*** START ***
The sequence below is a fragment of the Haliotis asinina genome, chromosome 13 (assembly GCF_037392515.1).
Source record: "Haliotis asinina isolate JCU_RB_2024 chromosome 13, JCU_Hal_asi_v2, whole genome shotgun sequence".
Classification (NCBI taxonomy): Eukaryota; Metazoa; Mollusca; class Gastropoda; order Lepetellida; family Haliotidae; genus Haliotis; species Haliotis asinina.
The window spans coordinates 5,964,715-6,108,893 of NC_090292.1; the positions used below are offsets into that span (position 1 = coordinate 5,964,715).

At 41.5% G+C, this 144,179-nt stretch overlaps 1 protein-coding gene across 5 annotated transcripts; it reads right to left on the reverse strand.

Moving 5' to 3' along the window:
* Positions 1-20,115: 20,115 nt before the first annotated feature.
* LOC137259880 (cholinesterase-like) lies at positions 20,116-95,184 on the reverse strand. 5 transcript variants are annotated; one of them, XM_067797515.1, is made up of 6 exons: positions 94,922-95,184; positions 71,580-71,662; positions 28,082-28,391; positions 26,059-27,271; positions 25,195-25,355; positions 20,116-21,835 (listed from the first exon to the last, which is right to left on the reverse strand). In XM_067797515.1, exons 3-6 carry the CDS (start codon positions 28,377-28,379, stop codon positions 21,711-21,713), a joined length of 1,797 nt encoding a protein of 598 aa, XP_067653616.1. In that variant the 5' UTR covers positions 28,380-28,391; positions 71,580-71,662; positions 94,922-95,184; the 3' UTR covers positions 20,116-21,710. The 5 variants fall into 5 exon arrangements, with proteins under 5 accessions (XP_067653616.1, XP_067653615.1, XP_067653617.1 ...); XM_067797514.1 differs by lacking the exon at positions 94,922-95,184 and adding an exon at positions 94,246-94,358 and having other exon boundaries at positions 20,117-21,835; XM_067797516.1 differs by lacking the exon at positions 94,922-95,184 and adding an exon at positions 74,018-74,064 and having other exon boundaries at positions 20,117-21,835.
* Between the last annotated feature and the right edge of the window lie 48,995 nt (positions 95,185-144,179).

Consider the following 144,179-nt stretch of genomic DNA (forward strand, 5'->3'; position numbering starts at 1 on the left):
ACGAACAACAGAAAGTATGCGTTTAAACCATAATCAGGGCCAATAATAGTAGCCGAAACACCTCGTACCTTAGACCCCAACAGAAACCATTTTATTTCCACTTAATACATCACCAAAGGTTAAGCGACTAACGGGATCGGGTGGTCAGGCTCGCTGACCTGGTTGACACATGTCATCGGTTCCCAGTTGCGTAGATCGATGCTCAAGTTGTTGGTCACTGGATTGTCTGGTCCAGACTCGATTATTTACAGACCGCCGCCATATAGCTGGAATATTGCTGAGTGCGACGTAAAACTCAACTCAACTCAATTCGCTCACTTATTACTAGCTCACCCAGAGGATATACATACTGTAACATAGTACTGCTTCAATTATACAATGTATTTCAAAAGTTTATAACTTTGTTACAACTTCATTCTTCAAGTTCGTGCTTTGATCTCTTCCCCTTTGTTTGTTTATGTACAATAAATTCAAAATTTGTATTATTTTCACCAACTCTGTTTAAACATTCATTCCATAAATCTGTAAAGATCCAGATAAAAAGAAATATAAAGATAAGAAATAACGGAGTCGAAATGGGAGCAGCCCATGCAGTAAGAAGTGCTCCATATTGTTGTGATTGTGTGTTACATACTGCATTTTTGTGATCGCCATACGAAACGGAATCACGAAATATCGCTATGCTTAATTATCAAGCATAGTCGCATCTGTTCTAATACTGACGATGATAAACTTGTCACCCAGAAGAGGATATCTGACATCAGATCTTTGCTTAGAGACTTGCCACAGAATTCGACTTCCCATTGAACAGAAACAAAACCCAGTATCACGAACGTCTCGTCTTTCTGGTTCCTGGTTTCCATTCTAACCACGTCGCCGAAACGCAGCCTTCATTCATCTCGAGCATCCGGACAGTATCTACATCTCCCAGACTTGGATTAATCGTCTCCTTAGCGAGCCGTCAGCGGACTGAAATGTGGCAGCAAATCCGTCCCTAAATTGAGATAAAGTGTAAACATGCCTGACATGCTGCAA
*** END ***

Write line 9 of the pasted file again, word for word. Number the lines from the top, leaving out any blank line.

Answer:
* Between the last annotated feature and the right edge of the window lie 48,995 nt (positions 95,185-144,179).